Yes, I did my job as did twelve million other American servicemen and women in WWII. My survival of combat was only possible because of the commitment to duty of all who served with me. For several years after the war ended, there was a healing period of visitation to lost buddies’ families, letter writing and funeral services for fallen comrades, and mostly silence regarding my war experiences. This withdrawal from war experience was not difficult, as I knew we did a great job, we gave it our all. We supported our buddies and got one hundred percent support without asking or pulling rank.
The happiness of returning home allowed the refreshing air of peace and joy to subdue the war memories. Yes, I saw the eyes of German fighter pilots barreling through our bomber formation and felt the pain of holding a dying comrade in my arms. I did lose sleep for a few nights, over such traumatic experiences of seeing the eyes of death. I saw the crews of German anti-aircraft artillery only a few thousand feet below. They were firing at our crippled planes as we searched for an emergency landing field. The fact that the enemy snuffed out the lives of three of the six original crew, will be forever, like an albatross in my life. This same feeling of needless loss of life is similar to the loss of my brothers, Bill and Adam, in the bowels of the coal mines. I do not believe that I could, or even wish to, ever achieve full closure from these losses. From an intense, sensitive young eager-beaver, I have developed a sense of gratification to recall the pleasant memories of knowing such wonderful people. I am unable to give full and proper recognition to them and the pleasure of having been a part of their unjustly shortened life.
I have strong opinions, but no comments about the complex circumstances leading to WWII, or the virtues of any “necessary” war. In my fantasy, I would wish for a better world or let the evil leaders settle matters in a personal duel. My wish is that my family, friends and others might better understand me and my small involvements in the greatest war of all times. My story is likely to have been influenced from viewing war documentaries on television. A young family member asked, “Were you frightened while on a mission?” Without hesitation, I answered, “NEVER!” Then I truthfully added, “I was never afraid, but I was concerned… I didn’t panic.”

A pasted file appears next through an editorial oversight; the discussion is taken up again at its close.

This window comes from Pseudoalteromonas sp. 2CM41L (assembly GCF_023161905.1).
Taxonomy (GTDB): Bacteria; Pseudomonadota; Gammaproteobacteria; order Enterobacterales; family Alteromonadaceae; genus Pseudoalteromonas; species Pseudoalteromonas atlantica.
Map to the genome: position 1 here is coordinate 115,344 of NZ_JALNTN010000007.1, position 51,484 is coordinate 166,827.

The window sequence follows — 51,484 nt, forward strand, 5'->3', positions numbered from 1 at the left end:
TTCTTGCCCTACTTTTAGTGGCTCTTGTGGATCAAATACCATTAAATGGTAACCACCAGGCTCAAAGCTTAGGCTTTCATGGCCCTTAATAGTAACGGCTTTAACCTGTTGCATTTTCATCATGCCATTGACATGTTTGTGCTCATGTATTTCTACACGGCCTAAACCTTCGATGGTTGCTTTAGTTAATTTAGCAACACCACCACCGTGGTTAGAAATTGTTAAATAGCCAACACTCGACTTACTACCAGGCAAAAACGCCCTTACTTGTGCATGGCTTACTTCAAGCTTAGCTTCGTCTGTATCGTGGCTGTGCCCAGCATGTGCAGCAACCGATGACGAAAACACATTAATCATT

All acknowledgement that the United States was helped in winning the war through the great forces of manpower, equipment and money, this does not diminish the credit to those who served, but it is to give credit to those who stayed home and waited and served in the wartime endeavors. My wife, Marge, was an inspector in a parachute manufacturing plant and also worked in an artillery shell plant. We, who left home were trained to kill or be killed. The fact that our enemies provoked the first acts of military aggression gave me the determination I needed to becoming a warrior.
The emotions or sufferings of combat are not the brief encounters with death. The preparation and involvement “for the duration” was a three year plus three months of rigorous assignments to disciplined military life with fifteen months of overseas duty. It was agonizing not to know how long the war would last or when you would make your last combat mission. I would have reservations of encouraging any youngster from volunteering as I had. I was deeply concerned when my oldest son, Ray, joined the Navy for four years during the Vietnam War. Yes, hearing President Roosevelt give his famous speech of Pearl Harbor attack will live in infamy, turned me on to serve. If I had to do it over again, I likely would have given it more thought. My aspiration is, to never have my offspring go off to war.
Writing my memoirs is a “mission accomplished.”